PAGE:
A table dolly is a small, low profile camera support designed to be used on a table top and often used to add movement to product shots. Its axles are usually adjustable to allow it to travel in straight lines or curves and circles. It can be used for a lot more than product shots though. On a suitable, smooth floor it can be used for low-angle tracking and trucking shots. If you have a folding table (borrow one from craft services if you don’t) or a board on a couple of saw horses you can also easily simulate a slider or a traditional full sized tripod and dolly movement.
There are lots of commercial table dollies available at all sorts of price points. A lot of people have also made DIY versions ranging from the complex copies of the commercial offerings to a bean bag balanced on a skateboard. This version is very influenced by the Frugal Filmmaker’s project (http://filmflap.blogspot.com/2010/06/make-pvc-table-dolly-for-under-20.html I’m a big fan of his video tutorials and attitude) with a few key differences. The main one is that his design is intended for smaller camcorders but I wanted to be able to use it with a larger DSLR with a decent lens too. Too this end I needed the dolly to be more stable, so I made it have a larger wheel base. I also wanted it to take a more substantial head so I made it accept any standard head with a 1/4” screw mount. Being lazy, I didn’t want to have to cut any PVC pipe either so I came up with a simple drill, glue and screw design using easily sourced, hardware store, parts.
- 1 Rollerblade (go to the thrift store if you don’t have one lying around from the 90’s; they’ll have plenty to choose from for a few dollars. It doesn’t need to be very high quality. It just needs to have 4 wheels and bearings in decent shape.)
- 5x 1/4” diameter, 1.5”long machine screws and appropriate washers and nuts for axles and to mount head. If you salvage the axles from the skate wheels you only need 1 screw to mount the tripod head.
- 3/4” PVC pipe components
- 4x connectors
- 4x 3” risers (threaded both ends)
- 4x Screw on end caps
- 2x plain T-joint
- 1x T-joint threaded incoming pipe
- 1x screw in plug
- 2x 90 degree elbows
- PVC Cement
- Epoxy (the 7 min version specifically for plastic works best)
- Optional: Goof-off or some kind of solvent to remove the sticker residue.
- 1/4” bit
- Allen Keys (to disassemble the skate)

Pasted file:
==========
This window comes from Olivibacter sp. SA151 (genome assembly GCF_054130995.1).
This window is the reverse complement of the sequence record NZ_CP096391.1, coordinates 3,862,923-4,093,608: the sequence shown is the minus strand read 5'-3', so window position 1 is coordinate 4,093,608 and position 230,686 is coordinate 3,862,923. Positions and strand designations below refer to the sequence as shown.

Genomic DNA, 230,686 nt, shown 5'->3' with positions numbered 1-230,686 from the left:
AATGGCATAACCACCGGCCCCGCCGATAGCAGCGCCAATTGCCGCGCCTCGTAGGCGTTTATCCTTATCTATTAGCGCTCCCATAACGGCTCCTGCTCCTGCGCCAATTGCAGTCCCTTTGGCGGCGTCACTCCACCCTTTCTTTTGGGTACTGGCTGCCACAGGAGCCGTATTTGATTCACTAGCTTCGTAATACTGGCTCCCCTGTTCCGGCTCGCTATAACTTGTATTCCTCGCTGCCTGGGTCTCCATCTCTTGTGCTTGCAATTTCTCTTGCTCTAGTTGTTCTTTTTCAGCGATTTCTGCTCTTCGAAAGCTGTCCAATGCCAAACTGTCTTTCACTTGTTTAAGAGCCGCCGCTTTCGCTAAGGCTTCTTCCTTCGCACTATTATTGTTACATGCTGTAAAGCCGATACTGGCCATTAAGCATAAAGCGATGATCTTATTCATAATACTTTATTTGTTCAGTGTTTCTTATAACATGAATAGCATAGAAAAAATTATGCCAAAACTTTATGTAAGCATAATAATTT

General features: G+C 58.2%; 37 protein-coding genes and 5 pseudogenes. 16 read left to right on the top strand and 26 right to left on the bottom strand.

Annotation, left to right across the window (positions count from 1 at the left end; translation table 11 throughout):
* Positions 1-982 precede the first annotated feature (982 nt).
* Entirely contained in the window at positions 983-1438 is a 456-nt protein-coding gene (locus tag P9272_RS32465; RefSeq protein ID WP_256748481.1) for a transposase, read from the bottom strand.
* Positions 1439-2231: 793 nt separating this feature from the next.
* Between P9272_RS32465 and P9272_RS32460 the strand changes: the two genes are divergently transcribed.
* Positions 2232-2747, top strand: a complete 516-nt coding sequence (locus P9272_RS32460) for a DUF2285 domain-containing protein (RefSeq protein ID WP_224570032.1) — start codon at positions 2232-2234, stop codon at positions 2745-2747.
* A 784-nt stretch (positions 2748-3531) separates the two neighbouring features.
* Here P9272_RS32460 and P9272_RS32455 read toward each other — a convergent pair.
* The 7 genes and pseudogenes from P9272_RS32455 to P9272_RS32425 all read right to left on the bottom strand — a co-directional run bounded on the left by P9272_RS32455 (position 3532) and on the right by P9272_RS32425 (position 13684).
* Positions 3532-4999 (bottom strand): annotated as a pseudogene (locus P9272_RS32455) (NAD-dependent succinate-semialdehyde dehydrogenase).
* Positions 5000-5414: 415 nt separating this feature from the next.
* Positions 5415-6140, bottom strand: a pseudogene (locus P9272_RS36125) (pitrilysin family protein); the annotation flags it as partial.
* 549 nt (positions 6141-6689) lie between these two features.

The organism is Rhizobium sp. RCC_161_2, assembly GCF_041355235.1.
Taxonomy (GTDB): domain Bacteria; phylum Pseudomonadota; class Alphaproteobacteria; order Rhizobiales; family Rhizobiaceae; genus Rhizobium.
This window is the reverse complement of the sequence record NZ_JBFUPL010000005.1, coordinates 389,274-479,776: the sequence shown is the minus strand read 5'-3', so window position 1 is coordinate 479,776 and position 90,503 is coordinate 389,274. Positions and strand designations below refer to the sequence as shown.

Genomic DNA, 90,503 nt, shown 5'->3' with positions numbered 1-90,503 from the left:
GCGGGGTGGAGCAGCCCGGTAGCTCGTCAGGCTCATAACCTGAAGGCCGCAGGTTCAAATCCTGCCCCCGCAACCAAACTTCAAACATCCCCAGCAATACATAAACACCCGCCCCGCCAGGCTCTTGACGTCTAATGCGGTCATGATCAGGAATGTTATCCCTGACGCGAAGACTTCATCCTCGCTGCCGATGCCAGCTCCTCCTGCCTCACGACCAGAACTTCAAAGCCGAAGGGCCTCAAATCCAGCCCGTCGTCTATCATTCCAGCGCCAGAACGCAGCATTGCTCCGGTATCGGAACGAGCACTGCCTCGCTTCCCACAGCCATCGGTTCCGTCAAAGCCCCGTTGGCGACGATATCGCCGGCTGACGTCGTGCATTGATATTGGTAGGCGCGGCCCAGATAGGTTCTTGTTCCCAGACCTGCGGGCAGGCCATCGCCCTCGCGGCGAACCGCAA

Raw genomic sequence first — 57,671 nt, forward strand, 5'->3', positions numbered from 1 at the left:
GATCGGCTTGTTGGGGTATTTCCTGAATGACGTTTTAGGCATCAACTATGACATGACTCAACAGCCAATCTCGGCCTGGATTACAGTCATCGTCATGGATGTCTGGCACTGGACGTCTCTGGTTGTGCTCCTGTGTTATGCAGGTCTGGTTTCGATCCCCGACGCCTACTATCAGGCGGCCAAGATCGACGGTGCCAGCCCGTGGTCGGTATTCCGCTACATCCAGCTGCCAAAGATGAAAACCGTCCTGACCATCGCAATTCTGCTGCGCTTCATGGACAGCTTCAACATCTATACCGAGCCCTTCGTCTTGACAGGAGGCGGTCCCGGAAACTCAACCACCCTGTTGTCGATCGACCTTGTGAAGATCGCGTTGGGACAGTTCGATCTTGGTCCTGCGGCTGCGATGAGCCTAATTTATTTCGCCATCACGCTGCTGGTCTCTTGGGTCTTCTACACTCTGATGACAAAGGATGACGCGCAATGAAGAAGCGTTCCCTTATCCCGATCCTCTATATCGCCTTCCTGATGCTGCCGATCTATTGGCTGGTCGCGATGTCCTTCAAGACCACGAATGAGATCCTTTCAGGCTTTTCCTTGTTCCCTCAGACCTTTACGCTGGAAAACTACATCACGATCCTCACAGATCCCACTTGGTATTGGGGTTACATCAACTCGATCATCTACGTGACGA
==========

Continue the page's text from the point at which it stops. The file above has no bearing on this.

- Remove the wheels from the skate. If the axles on the skate are useable, salvage them as well.
- Remove stickers from the PVC components. This is the hardest part of the project but with the stickers covering all these components they won’t go together properly.
- Drill a hole in the center of each of the screw on end caps.
- Screw the wheels on to the end caps. Use a washer or two between the cap and the wheel and the nut and the wheel. You can either use new hardware or the original axles from the skate. I used the original skate axles (hex keys required) and nylon washers I had lying around between the end caps and the wheels. The wheels need to be tight enough to be held securely but not so tight that they don’t run freely.
- Glue the axle in place in the end cap using the epoxy for further rigidity. Set aside to cure.
- Glue a riser into each side of a plain T-joint using PVC Cement and a connector into the top of it - repeat for the other set of running gear.
- Screw the wheel assemblies on to the end of each riser.
- Glue a connector into each smooth end of your thread T-joint.
- Glue a 90 degree elbow onto each of the connectors. It is critical that this assembly is true if all 4 wheels are to sit level at once.
Tripod head mount:
- Drill a hole in the center of screw in PVC plug.
- With a washer on the bolt, screw it through the hole you made. Using a set bolt on the screw and the washer make the screw protrude about a 1/4” through the plug and is solidly in place.
- Screw the tripod mount into the threaded t-joint on the body.
- Mount any small to medium sized tripod head on to this. A small ball head is the most compact for traveling but a pan or small fluid head is easier to use.
- Slip the running gear onto the body. Friction will be enough to hold them in place but they should be loose enough to set a turning radius.
- Mount the camera onto the tripod head and you’re ready to roll.
Just like any other camera movement, using the table-top dolly takes a little practice to get smooth. Use it to circle, or describe an arc, around or past an object. You can also dolly past or along a subject. You can also truck into or out from a subject. If a small subject is too low relative to your camera’s lens a small, improvised stage can be used (an upturned glass is useful). Set the radius of your turn before moving the camera and don’t try to adjust it in the middle of a movement.
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